The RC100 is Toshiba’s second NVMe consumer drive, and the company’s first drive aimed at the entry level NVMe market. It’s a sign of just how fast technology is advancing that we actually have an entry level market segment for this type of drive. Even just a year ago mentioning ‘NVMe’ and ‘entry level’ in the same sentence was not realistic.
The RC100 is also the first NVMe drive we have seen built on a 2242 format and it will interesting to see if any other manufacturers follow Toshiba’s lead by offering small format NVMe SSDs in the entry level market.
There are a couple of limitations going down this design route – there’s not enough space for any DRAM cache and the interface is limited to PCIe x2. The first of these can be dealt with by something called Host Memory Buffer (HMB). HMB was part of the NVMe Rev 1.2 specifications. It allows a drive to have access to part of the host system’s main memory to use as a small scale cache.
The second limitation, namely being confined to a PCIe x2 interface, isn’t such a problem when the drive is aimed at the entry level market, as even running at PCIe x2 the drive’s outright performance will be much faster than a SATA based SSD.
Toshiba quotes sequential read/write performance for the 240GB RC100 drive at up to 1,600MB/s for reads and up to 1,050MB/s for writes, which when you consider that you are talking about a drive that’s about as big as your thumb (or even smaller) is pretty special. Incidentally, we could confirm both of these figures with the ATTO benchmark.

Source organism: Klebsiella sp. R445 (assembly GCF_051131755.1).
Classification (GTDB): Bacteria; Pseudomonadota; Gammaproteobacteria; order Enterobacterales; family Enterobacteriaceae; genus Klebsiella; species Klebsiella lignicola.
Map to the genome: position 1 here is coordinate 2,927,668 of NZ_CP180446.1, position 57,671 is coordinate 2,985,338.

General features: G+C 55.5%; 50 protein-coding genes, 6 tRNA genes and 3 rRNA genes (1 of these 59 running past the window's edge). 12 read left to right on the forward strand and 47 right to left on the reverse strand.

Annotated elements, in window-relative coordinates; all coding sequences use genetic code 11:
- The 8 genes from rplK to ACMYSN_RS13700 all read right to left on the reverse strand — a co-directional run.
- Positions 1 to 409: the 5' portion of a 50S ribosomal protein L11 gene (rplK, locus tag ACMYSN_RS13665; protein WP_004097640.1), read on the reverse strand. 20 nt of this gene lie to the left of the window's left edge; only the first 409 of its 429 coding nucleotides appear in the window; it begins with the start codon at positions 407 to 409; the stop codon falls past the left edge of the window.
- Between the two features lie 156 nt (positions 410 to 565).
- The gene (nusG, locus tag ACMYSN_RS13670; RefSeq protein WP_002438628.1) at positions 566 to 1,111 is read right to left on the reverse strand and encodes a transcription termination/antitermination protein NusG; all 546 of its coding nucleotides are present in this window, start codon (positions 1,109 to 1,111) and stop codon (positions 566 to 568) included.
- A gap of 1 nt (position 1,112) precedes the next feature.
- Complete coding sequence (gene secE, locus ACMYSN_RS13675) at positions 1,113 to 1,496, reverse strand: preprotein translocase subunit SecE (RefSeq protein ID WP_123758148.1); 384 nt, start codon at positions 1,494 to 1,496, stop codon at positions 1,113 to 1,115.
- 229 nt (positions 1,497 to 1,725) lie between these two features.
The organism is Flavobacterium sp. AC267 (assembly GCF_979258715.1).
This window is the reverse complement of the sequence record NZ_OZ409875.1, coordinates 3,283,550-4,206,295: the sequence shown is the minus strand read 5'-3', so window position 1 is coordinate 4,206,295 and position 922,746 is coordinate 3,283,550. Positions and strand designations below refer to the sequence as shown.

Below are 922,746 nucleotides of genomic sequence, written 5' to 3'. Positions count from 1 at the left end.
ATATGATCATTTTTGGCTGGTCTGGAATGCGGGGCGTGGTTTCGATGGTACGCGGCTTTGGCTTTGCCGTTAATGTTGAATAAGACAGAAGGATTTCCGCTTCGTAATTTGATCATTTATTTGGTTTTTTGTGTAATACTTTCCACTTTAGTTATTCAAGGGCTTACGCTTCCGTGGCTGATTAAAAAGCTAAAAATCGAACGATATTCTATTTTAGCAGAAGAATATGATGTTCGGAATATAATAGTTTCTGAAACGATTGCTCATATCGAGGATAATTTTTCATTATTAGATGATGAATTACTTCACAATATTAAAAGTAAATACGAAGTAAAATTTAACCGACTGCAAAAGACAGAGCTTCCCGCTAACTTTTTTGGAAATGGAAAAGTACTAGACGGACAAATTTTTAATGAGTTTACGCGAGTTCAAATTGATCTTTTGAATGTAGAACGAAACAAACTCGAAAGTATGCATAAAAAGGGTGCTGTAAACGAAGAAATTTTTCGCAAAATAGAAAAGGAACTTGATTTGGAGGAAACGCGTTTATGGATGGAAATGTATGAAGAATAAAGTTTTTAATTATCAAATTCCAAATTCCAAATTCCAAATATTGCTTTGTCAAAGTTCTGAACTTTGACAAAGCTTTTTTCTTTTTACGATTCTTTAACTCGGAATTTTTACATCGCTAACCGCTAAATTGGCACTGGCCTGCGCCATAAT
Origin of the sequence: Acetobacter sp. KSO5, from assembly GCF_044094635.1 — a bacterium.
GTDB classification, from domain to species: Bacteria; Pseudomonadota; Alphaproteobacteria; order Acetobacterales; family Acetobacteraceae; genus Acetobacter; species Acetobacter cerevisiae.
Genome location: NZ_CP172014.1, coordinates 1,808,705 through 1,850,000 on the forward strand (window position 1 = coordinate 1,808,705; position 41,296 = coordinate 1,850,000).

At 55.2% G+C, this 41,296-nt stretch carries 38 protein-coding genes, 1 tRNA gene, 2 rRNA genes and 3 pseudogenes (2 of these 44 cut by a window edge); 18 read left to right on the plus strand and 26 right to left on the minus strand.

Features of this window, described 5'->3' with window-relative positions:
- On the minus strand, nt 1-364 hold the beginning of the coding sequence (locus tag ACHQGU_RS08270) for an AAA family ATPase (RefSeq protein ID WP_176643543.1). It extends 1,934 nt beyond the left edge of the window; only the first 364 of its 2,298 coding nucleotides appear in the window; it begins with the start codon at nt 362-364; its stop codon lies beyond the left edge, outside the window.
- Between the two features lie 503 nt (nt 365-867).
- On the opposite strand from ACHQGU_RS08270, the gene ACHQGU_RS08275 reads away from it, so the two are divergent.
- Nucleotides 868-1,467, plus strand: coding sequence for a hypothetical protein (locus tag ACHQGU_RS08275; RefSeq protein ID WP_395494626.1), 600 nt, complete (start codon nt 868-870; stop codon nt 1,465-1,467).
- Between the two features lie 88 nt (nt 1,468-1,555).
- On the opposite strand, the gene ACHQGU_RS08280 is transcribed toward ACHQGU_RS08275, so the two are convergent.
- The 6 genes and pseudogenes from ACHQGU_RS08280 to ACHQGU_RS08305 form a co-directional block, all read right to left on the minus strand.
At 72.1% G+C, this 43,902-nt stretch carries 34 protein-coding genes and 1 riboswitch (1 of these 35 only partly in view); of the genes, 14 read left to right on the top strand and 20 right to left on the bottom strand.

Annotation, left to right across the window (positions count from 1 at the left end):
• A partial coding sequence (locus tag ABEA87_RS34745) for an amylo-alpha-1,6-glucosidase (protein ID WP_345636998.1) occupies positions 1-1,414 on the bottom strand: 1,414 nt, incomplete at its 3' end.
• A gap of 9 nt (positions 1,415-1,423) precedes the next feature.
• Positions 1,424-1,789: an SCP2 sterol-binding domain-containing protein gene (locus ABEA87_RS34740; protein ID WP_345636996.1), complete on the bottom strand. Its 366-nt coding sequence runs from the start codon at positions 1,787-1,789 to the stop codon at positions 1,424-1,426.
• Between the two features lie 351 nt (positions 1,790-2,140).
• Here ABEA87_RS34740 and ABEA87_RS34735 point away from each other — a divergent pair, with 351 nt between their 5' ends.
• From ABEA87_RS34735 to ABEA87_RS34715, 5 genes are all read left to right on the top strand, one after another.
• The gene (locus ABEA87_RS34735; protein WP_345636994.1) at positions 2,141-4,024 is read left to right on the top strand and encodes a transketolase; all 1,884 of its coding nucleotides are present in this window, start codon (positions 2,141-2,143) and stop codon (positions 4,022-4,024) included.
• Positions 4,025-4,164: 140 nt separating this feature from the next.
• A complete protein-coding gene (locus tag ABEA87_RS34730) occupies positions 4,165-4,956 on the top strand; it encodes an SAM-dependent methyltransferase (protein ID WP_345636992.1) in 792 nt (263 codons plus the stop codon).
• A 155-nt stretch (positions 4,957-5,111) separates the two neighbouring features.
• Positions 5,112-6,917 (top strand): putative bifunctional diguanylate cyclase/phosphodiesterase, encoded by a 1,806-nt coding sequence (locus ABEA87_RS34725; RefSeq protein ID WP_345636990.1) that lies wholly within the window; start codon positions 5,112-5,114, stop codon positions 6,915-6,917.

However, we found the 4K random performance of the drive to be a mixed bag. In the single thread Q1 4K CrystalDiskMark test it did very well, beating several more powerful drives, and it performed well at QD1 in our 4K sustained random read test. In our series of 4K random write tests, however, the drive got overwhelmed resulting in very high latency figures with correspondingly low IOPS figures. We couldn’t get anywhere near the official ‘up to’ 130,000 IOPS read or 10,000 IOPS write figures.
The drive also did very well in our long term performance stability test and although it only averaged 37,041 IOPS for the test, it did so with a stability of 73.53% which is very good for this market segment.
With an active power consumption of 3.2W, Toshiba claims that the RC100 consumes approximately 70 percent of the active power draw of enthusiast NVMe which makes it an ideal drive for ultrabooks.
We found the 240GB Toshiba OCZ RC100 on Novatech for £64.44 (inc VAT) HERE.
- It’s tiny.
- BGA design.
- 4K performance is disappointing.
KitGuru says: It’s interesting to see Toshiba take this route for their first entry level, consumer NVMe drive. Its size makes it ideal for very small form factor PCs or ultrabooks where its low power requirement will help with saving battery life.